Last week I went to a luncheon and listened to actor Richard Dreyfus talk about his bipolar disorder. Actually, he didn’t so much talk about his mania as gush about it. He went on and on about how how “grand and glorious” his life had been.. He knew he as a “manic depressive” because he was “thrilled with life too much.”
“It was a malady of the mind that I turned to my advantage,” Dreyfus said, adding that he was “in love with my romantic inner life.”
The more he talked, the more freaked out I became. At the end of an hour I turned to the psychiatrist sitting next to me, raised my eyebrows and said, “Wow. I don’t know about him.” She leaned into me and quietly said, “Sounds like he’s still working on it.”
I have bipolar II, also known as hypomania. Some people call it bipolar lite. We have bouts of mania and depression but they are not as extreme as those with bipolar I. We are right on the edge of basically scaring the crap out of people. When I was manic, I could walk into a room and without saying a word, people would lean back, like they had just been hit by a sudden gust of wind. That’s how strong my energy was.
Like Dreyfus, I loved and still love my mania. It feels so good. So incredibly good. It’s hard to describe what it feels like to be so strong – to have so much energy and creativity and laser-focus that nothing else matters. And therein lies the problem: Nothing else matters. Family, spouses, children – their importance in our lives fades as our brilliance grows brighter and we become more accomplished, win more awards, make more money, run more miles and push far beyond our fellows.
We are off the charts. Freakin’ brilliant. Like wild-eyed racehorses, pawing at the ground and chomping on our bits as we wait for the starting gate to open. Come on. Open that gate, motherf*#$+*r, I dare you.
That is mania. It is bad. Yes, it probably gave …
For those of us with depression, opposites do not attract.
We are not drawn to happy, upbeat, positive people and they are not drawn to us. In fact, we repel those who dare crack a smile at us. Occasionally a happy person tries to help us but inevitably we push them away. I don’t blame them. I wouldn’t want to hang around someone with depression. I don’t even want to hang around myself when I’m depressed.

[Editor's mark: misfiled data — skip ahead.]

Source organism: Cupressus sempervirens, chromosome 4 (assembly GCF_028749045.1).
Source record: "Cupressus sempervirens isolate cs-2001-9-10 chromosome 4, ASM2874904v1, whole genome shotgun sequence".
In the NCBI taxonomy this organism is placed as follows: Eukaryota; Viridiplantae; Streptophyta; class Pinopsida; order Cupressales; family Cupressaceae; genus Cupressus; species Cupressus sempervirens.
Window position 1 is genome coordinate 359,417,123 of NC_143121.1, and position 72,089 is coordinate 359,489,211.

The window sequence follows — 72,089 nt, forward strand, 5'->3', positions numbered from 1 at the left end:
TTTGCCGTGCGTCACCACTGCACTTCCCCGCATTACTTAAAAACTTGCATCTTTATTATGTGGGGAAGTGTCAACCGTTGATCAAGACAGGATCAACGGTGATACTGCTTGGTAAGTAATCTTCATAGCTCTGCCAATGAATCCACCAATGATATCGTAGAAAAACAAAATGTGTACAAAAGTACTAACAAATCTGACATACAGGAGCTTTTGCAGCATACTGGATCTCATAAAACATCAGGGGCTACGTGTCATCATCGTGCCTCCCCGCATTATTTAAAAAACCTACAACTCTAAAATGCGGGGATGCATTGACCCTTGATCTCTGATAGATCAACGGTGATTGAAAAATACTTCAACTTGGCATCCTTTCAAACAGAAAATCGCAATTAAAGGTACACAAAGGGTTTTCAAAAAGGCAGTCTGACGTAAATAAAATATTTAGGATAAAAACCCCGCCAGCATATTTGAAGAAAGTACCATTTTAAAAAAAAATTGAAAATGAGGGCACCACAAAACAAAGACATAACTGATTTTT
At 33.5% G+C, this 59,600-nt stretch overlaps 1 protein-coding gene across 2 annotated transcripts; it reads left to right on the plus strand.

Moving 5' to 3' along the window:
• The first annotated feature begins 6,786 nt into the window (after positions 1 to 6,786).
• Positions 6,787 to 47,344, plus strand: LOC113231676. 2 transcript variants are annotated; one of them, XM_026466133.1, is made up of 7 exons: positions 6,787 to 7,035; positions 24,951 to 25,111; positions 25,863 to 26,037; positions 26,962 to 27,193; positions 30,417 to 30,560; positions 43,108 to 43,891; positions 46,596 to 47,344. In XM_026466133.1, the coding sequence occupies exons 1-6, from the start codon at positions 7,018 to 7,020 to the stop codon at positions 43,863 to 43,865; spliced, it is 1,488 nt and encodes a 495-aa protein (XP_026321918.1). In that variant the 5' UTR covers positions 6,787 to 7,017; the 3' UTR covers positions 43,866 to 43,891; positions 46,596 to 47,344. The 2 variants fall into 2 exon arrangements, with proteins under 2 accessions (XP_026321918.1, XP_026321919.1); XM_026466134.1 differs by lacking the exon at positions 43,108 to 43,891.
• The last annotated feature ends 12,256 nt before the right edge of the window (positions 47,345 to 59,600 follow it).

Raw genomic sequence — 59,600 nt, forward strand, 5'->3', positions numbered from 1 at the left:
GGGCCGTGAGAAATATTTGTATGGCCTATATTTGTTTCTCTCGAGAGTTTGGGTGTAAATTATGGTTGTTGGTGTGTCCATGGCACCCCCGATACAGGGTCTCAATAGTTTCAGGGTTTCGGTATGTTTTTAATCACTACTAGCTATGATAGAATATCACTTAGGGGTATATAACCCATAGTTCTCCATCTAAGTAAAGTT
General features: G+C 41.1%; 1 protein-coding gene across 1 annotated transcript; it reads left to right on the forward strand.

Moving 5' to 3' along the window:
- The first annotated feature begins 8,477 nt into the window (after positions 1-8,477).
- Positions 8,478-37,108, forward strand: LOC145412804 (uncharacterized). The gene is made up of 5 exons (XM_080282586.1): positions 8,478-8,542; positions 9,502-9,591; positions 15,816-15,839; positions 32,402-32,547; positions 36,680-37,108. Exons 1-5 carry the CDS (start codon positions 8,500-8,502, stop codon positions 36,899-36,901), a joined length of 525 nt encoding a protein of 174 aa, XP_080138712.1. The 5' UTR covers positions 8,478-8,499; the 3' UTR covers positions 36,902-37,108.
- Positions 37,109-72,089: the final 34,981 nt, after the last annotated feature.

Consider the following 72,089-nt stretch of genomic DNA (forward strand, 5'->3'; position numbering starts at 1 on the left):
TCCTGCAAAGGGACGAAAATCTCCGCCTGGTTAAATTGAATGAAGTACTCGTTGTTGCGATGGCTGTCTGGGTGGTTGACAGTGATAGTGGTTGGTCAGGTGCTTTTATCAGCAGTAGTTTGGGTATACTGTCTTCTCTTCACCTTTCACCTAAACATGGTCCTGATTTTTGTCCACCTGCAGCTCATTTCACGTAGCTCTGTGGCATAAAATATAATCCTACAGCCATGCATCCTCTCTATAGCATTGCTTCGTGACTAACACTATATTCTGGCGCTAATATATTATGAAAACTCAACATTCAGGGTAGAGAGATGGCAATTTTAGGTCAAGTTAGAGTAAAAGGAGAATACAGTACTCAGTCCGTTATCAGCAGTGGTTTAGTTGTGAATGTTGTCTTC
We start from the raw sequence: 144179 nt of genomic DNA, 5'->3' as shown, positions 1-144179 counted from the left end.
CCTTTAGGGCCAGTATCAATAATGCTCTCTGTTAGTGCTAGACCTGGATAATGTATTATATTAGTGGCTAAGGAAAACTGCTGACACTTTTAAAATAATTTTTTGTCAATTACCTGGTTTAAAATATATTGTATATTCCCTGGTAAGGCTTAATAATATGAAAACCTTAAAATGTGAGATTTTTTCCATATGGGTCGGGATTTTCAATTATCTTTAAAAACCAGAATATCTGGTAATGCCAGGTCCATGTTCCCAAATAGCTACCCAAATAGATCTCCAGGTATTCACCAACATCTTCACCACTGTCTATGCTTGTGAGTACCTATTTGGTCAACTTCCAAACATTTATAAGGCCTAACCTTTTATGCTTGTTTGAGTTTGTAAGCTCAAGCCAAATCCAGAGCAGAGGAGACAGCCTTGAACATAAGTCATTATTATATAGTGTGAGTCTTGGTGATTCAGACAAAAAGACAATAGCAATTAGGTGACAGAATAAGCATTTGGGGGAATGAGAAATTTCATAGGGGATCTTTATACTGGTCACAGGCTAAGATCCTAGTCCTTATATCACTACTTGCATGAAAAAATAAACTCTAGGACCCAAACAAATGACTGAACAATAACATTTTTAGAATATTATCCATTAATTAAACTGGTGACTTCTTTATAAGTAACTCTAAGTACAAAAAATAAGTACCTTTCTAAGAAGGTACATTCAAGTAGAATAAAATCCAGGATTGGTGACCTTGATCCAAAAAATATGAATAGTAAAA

In fact, happy, upbeat people are really annoying when you have depression. “Can’t you see how much pain I am in? Don’t you realize that I have no interest in you? Would you please just get your happy ass out of here?”
But years of therapy, sobriety and watching Forrest Gump a few dozen times has taught me that just as “stupid is as stupid does” - “happy is as happy does.” In other words, happiness is not going to come knock me upside the head. I have to do the work. I have to seek it out and that means seeking out people who have the kind of happiness I want.
Last week my employer held an “Innovation Retreat” to help us become more creative. They taught us how to do something called “Design Thinking.” It started with us ripping up our business cards and throwing them up in the air. Then we were allowed to shoot styrofoam finger rockets at the boss.
They divided us into teams and gave us an assignment – a problem to solve – and told us the steps we should use to come up with ideas and channel our creativity. We used poster boards, pipe cleaners, magic markers and smiley face stickers to create our project. At one point, I got a couple of steps ahead of the “design thinking” process and was told to go back.
We watched some videos and learned about IDEO, the design firm and Stanford’s d Center -the epicenters of design thinking. I have no doubt that for many businesses and people, design thinking is a great way to solve problems. However, it totally torqued my creative process.